13 Years Later, and Jim’s Still Not Getting Any

5 Apr

Are you nostalgic for the first American Pie movie?

Is anyone?

Anyone other than the original cast, that is.

If you are, then American Reunion is a movie for you.

It plays like a cinematic version of a K-Tel Records “Who Loves the ’90s?” album, complete with the same basic story of a bunch of horny guys in East Great Falls, Mich., who just want to get laid.

Of course, we’re talking Reunion here, so the action all takes place 13 years after that first film. And if a 13-year reunion seems random to you, well … you’re right.

But who cares? After all, if you’ve been to a reunion, then you know what to expect: Initial feelings of anticipation, stress, awkwardness, and/or regret, that eventually lead to good vibes for everyone. That describes the characters’ reunion and the movie itself.

Catching up with the gang

Nine years have passed since Jim and Michelle (Jason Biggs and Alyson Hannigan) got married, and now they have a child — and a beleaguered marriage. Rather than satisfying each other, they’re satisfying themselves … barely.

Meanwhile, Kevin (Thomas Ian Nichols) is also married, but has been reduced to a househusband; Oz (Chris Klein) is a second-rate TV sportscaster and former contestant on a Dancing with the Stars knockoff, who lives in Los Angeles with his model girlfriend (Katrina Bowden, from 30 Rock); and Finch (Eddie Kaye Thomas) has been off traveling the world. And none of them is truly happy.

Oh, and Stifler (Seann William Scott)? He’s basically the same inappropriate guy as before, only now he’s a corporate stooge, temping at a tech company.

Back in East Great Falls, the gang meet up with Kevin and Oz’s high school sweethearts, Vicky and Heather (Tara Reid and Mena Suvari) — not to mention all kinds of other characters we haven’t seen since the first movie (and some new folks too) — and, well, old feelings get stirred up again.

Oh, and Jim, ever the victim, gets reacquainted with the now-18-year-old cutie next door, who wants her former babysitter (that would be Jim) to be her “first.”

Yes, 13 years have passed since that first movie, but really, not much has changed.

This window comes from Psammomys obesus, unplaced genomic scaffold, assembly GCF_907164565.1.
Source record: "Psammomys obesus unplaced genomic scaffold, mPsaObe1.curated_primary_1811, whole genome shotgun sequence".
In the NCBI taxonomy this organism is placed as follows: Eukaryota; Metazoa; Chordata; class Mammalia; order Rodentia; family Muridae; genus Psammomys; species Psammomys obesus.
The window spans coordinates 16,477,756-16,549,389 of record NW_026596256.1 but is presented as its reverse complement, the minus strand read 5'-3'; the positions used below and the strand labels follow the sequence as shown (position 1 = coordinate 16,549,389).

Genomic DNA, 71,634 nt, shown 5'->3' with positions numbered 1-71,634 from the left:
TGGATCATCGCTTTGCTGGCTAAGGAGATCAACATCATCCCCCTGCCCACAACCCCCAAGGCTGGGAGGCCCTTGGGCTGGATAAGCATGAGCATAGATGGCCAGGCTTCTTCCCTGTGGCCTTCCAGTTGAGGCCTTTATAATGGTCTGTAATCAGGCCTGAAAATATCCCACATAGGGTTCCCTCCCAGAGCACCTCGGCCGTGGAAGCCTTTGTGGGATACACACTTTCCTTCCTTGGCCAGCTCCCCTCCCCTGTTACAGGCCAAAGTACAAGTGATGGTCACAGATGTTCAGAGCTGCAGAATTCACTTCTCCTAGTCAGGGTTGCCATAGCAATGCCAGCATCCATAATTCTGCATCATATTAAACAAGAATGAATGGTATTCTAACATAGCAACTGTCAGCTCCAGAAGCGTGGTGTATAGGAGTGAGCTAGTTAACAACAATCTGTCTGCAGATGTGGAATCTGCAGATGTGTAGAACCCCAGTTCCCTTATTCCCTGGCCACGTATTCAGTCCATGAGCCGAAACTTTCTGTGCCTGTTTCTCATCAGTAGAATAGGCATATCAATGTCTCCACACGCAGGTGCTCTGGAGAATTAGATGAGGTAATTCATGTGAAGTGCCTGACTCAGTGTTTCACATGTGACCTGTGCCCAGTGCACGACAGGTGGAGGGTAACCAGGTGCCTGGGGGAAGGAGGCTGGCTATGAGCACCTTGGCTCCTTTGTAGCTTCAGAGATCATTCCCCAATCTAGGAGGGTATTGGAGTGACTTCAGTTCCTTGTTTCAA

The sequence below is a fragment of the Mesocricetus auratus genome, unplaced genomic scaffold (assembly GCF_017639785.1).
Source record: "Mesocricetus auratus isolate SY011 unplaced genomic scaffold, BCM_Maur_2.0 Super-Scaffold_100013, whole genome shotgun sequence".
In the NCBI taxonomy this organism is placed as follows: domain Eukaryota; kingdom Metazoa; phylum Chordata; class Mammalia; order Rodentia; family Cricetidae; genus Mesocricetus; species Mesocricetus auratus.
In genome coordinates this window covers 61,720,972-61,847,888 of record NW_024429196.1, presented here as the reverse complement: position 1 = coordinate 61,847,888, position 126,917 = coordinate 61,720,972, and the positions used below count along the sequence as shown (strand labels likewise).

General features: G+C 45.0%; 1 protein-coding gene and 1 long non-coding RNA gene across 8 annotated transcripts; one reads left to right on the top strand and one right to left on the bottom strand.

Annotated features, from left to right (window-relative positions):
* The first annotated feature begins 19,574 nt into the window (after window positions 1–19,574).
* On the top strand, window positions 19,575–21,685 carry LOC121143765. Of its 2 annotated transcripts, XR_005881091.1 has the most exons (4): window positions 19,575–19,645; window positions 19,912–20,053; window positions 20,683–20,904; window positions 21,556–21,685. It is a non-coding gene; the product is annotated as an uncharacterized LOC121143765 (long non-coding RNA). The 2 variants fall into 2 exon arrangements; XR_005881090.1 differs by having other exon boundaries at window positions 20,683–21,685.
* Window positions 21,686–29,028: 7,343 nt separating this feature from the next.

Better than expected

And that’s not really a bad thing. American Reunion plays as if the second and third movies almost didn’t exist (Jim and Michelle’s wedding notwithstanding). In addition to appearances by nearly every notable cast member from the original, Reunion makes plenty of references to the first film, but never mentions anything that came after.

I mean, not that the second or third films were anything worth remembering, but still, that first American Pie movie wasn’t exactly Animal House. Jim Levenstein is hardly an iconic character, and sorry Seann, but neither is Stifler.

But of the three prior movies in the series, the first was always the best. And that’s a big reason why this movie is actually a more enjoyable affair than it should be.

That’s right, just like that first American Pie movie, despite its raunch (and there’s a LOT of it, folks) this one has a sweet center that’s still endearing. It’s kind of fun to see the gang again, and that’s because unlike some other recent reunion movies (ahem, The Muppets), the writers and editors keep the characters and the tone pretty much as we remember them.

And while we’re talking about those good ole days, the soundtrack for American Reunion includes such late-’90s favorites as Lit’s “My Own Worst Enemy,” the Verve Pipe’s “The Freshmen,” and yes, James’ “Laid.” Heck, even Spice Girls’ “Wannabe” is referred to as “classic rock” by one of the cast’s high school students. Classic rock? No. But good songs nevertheless.

And on a somewhat related note, Tara Reid looks amazing. Where has she been? (Other than not gambling at Mohegan Sun, of course.) I hope we see more of her again soon.

So here’s the odd thing about this movie …

I’m not sure who the target audience for American Reunion is. I mean, these days, films like this one are directed toward the younger audiences. But American Reunion is basically a nostalgia trip for those of us who remember the late ’90s.

Chances are good that many of the folks in my age bracket and older have outgrown Stifler’s antics (as they should), and folks younger than us don’t even remember the first film, or actors like Tara Reid or Mena Suvari.

Then again, films about horny teenagers never get old, do they?

American Reunion is no comedy classic. But it’s a decent time, it has its moments of humor, and series veterans like Eugene Levy (who gives some priceless fatherly advice about using your thumb strategically) don’t disappoint.

So, yeah. Every now and then, it’s nice to check in with “friends” and get all nostalgic for good times gone by. I’m giving American Reunion a B–.

Till next time.

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3 Responses to “13 Years Later, and Jim’s Still Not Getting Any”

  1. Stephani April 5, 2012 at 11:26 am #

    Please tell me you didn’t pay to see that. It seems unwatchable and I couldn’t take all the build up on E! It was ludicrous.

Trackbacks/Pingbacks

  1. Come Back When You’re Ready « Martin's Musings - September 21, 2012

    […] other films, like American Reunion, that have dramatized high school reunions and played them for laughs, this one plays it mostly […]

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